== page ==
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Pakistan police formally accuse al-Qaida-linked militant leader in Bhutto killing

Pakistan police formally accuse al-Qaida-linked militant leader in Bhutto killing

Pakistani police formally accused the top Taliban leader in the country and four others of planning the assassination of opposition leader Benazir Bhutto.
Police filed preliminary charges in court Saturday against Baitullah Mehsud, who had been named by the Pakistani government in the Dec. 27 killing of Bhutto in a suicide and gun attack. Mehsud, alleged to have al-Qaida connections, is underground and it was not clear if the police were close to catching him.
A judge has issued non-bailable warrants of arrest against Mehsud and four others, said Chaudhry Abdul Majeed, the chief investigator in the case.
Mehsud was named by President Pervez Musharraf within days of the assassination, but the filing of the preliminary charges is the first legal step before an arrest can be made.
A Pakistani court, meanwhile, acquitted the brother of former Prime Minister Nawaz Sharif in a murder case after the families of the dead suddenly withdrew their accusations, lawyers said.
The turnaround comes after the second-place showing by Sharif's party in the Feb. 18 parliamentary elections. The party is expected to form a ruling coalition with Bhutto's Pakistan People's Party.
In northwestern Pakistan, meanwhile, police searched for clues after a suicide attack at a police officer's funeral late Friday killed more than 40 people in the Swat Valley, where troops are fighting pro-Taliban militants.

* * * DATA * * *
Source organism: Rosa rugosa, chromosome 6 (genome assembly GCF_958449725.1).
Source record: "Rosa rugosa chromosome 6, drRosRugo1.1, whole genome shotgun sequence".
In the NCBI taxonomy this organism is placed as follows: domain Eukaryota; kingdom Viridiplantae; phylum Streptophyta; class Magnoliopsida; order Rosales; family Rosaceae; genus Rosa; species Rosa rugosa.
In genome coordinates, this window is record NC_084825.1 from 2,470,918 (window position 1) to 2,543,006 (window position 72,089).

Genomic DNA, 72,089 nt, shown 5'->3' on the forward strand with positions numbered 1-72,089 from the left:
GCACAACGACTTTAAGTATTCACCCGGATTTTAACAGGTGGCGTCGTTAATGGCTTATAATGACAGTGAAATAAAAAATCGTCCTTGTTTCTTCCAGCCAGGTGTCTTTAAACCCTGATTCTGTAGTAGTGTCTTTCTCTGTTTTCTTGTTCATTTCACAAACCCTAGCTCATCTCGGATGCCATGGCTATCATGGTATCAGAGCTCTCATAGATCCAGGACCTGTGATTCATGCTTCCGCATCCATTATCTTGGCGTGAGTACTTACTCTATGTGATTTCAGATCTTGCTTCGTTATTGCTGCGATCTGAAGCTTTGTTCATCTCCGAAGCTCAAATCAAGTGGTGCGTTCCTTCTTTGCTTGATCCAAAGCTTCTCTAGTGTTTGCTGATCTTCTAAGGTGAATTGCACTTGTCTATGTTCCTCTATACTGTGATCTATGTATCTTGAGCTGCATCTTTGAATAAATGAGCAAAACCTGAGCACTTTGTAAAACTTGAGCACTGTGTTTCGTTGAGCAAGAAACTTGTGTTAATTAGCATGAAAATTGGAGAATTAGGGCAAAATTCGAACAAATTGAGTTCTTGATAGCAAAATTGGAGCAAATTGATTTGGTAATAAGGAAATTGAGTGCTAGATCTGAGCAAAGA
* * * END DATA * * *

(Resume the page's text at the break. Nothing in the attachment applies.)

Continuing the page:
Another suicide bombing in nearby Bajur Saturday killed one person and wounded 19 others, mostly security personnel, officials said.
Mehsud, the suspect in Bhutto's assassination, is the commander of Tehrik-e-Taliban, an umbrella group of Islamic militant groups linked to al-Qaida. He is believed to be based in the volatile South Waziristan province near the border with Afghanistan, and has been blamed for a series of suicide attacks across Pakistan.
Majeed refused to give details of the investigation into the specific roles that the suspects are accused of playing in the assassination.
Nawaz Sharif's brother, Shahbaz Sharif, was the chief minister, or top elected official, of the eastern province of Punjab when five men were killed in what their families said were fake shootouts with the police in 1998.
The families on Saturday told the court they did not want Shahbaz Sharif to be tried, said the plaintiffs' lawyer, Aftab Bajwa. He would not give a reason why and the relatives also refused to explain.
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Associated Press reporters Asif Shahzad in Lahore and Riaz Khan in Peshawar contributed to this report.


Updated : 2021-02-28 18:40 GMT+08:00